Our Worst Enemies Aren't Terrorists: Rethinking National Security on a Sinking Planet
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The citizens engaged in relocalization projects have largely given up on federal aid and are going it alone. Still, think how much farther they could go if only a fraction of the $27 billion directed at state and local governments to enhance "emergency preparedness" in the 2009 Department of Homeland Security budget were given in grants to their projects. If we can afford to hand rural Craighead County in Arkansas $600,000 for hazmat suits and other anti-terror paraphernalia to defend cotton and soybean farmers from attack, surely we could provide grants for urban homesteaders in Detroit.
Food security, of course, is just one aspect of a green vision of homegrown (instead of homeland) security. Other obvious elements like energy and water security could also be re-imagined, if only official Washington weren't so stuck in the obvious. No doubt, somewhere out there on the Titanic this planet is becoming, the go-it-aloners, with no Department of Homegrown Security to back them, are already doing so -- and helping prepare us all as best they can for the realization that, right now, there are not enough lifeboats to carry us to safety.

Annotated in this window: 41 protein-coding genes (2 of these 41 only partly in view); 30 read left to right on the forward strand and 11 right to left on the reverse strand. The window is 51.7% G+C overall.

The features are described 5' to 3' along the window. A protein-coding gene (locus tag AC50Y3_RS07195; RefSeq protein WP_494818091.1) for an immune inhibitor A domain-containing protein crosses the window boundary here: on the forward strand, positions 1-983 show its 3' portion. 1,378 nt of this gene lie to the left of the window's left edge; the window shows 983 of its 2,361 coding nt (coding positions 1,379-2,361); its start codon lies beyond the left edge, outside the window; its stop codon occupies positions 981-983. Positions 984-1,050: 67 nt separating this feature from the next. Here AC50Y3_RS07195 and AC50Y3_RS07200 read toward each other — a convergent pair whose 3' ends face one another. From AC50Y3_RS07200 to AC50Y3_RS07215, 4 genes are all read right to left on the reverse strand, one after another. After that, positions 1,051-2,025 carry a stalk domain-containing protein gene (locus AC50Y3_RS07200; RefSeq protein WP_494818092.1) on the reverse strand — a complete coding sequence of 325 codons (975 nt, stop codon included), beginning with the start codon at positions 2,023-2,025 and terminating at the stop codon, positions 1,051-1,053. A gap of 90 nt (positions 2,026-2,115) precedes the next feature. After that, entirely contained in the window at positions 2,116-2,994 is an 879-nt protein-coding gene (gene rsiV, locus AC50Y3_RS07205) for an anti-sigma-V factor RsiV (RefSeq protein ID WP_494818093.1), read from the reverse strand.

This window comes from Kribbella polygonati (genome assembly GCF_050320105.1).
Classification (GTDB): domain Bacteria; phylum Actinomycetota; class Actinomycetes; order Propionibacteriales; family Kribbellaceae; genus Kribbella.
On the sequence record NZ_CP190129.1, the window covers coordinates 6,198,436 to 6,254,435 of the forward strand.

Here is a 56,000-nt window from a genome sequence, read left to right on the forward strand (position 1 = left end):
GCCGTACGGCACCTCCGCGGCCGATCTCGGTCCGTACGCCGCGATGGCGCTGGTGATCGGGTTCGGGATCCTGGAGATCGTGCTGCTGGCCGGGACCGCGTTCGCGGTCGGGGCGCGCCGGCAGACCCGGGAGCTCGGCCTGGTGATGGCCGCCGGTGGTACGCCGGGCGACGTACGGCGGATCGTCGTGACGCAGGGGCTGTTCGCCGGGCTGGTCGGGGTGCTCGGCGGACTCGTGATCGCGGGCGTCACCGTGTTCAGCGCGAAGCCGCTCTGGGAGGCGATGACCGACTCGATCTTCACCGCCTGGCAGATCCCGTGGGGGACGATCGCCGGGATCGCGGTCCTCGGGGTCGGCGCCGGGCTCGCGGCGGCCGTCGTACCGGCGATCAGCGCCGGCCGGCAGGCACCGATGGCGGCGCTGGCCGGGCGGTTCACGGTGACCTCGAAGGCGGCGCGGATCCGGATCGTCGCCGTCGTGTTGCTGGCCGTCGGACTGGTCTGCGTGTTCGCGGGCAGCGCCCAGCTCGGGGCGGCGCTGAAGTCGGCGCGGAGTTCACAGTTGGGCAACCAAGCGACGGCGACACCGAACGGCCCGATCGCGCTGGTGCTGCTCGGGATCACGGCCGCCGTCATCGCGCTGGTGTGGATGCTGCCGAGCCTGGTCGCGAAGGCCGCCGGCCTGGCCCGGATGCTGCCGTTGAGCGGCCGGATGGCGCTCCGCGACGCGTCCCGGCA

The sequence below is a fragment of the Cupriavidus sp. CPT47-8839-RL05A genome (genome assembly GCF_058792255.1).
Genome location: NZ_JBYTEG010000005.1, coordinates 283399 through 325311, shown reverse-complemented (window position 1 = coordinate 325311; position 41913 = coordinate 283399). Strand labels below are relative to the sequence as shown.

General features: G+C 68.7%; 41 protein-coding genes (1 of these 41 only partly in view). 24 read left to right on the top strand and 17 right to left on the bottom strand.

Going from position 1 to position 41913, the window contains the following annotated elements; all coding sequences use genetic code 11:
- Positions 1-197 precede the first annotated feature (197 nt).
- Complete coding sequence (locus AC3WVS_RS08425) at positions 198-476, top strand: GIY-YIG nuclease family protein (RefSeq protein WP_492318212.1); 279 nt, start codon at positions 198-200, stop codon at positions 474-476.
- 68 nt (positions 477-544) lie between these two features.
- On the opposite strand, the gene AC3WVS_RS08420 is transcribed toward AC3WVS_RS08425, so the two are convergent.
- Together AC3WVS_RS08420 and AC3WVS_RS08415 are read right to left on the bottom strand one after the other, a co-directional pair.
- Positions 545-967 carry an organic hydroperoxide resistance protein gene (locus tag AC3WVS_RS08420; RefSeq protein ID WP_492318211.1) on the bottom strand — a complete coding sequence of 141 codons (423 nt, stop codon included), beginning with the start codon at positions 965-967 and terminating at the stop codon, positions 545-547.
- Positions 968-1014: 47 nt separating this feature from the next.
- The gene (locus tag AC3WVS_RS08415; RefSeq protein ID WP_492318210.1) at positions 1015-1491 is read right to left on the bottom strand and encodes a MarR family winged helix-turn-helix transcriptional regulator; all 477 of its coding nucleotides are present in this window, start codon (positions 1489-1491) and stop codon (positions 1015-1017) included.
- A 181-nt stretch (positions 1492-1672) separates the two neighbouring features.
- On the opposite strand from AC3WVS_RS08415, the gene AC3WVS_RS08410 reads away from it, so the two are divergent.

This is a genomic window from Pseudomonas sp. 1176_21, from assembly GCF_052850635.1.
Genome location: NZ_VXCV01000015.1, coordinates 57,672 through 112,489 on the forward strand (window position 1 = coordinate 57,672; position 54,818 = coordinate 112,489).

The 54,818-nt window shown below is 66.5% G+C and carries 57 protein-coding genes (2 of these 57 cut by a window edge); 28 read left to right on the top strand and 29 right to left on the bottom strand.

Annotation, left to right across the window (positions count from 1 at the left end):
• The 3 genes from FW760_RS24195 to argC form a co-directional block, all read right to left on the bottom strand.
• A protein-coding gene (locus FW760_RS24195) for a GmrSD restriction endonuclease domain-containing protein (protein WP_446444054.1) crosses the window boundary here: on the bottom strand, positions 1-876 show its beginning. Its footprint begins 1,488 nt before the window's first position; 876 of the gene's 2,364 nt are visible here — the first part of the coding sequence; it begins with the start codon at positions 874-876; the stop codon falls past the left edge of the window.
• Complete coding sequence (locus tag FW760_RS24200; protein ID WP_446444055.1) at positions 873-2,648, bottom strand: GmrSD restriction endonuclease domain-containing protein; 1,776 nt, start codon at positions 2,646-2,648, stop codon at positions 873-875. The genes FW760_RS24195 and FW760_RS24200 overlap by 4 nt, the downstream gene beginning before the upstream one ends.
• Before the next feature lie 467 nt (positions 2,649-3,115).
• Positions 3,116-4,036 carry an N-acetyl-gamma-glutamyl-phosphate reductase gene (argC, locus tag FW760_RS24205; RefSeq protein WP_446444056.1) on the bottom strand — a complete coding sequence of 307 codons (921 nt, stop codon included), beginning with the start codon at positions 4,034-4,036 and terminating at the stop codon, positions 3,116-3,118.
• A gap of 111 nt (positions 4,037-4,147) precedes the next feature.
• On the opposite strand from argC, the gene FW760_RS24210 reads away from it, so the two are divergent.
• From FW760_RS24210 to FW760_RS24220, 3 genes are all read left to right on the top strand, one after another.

Perhaps it's not so unrealistic to expect that someday, as a homegrown security movement builds and matures, it can capture a share of the federal funds that now go to such dubious measures as closed-circuit TVs and crash-proof barriers at sports stadiums, including $345,000 for Razorback Stadium in Arkansas.
In the meanwhile, let's encourage projects that are building resilience in communities as small as Moab and as large as New York City, while revitalizing local culture with a dose of grassroots engagement. Seed it, and feed it, and it will bloom. Along the way we will learn that when it comes to home, or land, or security, living in an open, inclusive, and robust democracy is not an impediment to defense but a deep advantage. Democracy, if only we nurture it, is the very soil of our resilience.
Chip Ward is a former grassroots organizer/activist who has led several successful campaigns to hold polluters accountable. He described his political adventures in "Canaries on the Rim: Living Downwind in the West" and "Hope's Horizon: Three Visions for Healing the American Land." Today he works to protect the spectacular redrock wildlands of Utah.